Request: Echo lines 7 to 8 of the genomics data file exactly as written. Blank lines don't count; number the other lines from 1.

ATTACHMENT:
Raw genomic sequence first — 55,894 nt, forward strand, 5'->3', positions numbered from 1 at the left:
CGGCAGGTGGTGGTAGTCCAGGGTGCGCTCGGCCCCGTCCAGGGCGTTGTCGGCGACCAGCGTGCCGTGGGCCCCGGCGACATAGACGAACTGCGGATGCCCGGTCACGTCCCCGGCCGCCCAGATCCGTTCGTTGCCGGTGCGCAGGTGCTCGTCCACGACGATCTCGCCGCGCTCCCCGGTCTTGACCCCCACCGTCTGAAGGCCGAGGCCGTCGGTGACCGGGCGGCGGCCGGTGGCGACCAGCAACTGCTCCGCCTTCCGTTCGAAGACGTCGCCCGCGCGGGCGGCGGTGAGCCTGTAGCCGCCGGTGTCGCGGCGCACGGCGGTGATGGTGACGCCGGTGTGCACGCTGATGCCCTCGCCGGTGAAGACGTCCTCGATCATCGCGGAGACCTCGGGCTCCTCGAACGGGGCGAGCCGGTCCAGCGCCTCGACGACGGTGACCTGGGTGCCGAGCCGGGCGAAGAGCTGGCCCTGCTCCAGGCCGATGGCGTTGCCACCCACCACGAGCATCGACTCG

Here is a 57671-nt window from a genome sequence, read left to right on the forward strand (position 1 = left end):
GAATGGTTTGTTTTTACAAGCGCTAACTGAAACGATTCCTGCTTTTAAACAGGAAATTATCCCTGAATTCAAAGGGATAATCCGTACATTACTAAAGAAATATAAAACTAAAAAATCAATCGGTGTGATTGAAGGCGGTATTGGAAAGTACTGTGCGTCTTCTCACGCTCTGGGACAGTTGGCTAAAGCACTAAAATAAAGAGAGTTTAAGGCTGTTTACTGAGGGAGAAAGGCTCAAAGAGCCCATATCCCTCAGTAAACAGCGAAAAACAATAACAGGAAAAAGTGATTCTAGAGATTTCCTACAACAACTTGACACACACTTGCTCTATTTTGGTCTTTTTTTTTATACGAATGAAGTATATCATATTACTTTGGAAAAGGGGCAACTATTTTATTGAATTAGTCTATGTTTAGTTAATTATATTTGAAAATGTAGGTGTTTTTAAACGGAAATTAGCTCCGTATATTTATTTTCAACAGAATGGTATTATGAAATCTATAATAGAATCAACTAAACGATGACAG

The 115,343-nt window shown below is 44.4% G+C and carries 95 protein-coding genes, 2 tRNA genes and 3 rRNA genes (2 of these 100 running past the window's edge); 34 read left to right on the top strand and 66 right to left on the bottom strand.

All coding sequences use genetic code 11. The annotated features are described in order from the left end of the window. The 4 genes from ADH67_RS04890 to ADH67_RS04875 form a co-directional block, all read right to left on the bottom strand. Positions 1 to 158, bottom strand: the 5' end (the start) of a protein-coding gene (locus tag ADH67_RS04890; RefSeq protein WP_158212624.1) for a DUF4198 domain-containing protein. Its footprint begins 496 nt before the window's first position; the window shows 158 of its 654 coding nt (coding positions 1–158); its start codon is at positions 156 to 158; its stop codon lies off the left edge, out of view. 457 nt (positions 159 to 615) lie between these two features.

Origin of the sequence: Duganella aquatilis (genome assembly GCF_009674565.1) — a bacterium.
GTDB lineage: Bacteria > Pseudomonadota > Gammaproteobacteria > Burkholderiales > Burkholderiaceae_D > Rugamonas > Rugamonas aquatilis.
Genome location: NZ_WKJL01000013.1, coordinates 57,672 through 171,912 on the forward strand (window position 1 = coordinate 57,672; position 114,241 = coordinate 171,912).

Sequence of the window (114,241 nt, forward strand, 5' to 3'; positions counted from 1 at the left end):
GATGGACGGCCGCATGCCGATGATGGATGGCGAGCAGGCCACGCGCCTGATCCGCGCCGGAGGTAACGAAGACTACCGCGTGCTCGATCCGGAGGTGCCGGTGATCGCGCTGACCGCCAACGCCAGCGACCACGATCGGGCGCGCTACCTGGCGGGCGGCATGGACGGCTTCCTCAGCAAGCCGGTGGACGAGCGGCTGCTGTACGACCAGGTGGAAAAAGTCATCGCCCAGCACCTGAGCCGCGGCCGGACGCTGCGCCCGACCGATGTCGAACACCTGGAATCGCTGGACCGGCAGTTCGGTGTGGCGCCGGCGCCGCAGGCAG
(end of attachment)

Origin of the sequence: Duganella aquatilis (genome assembly GCF_009674565.1) — a bacterium.
GTDB lineage: Bacteria > Pseudomonadota > Gammaproteobacteria > Burkholderiales > Burkholderiaceae_D > Rugamonas > Rugamonas aquatilis.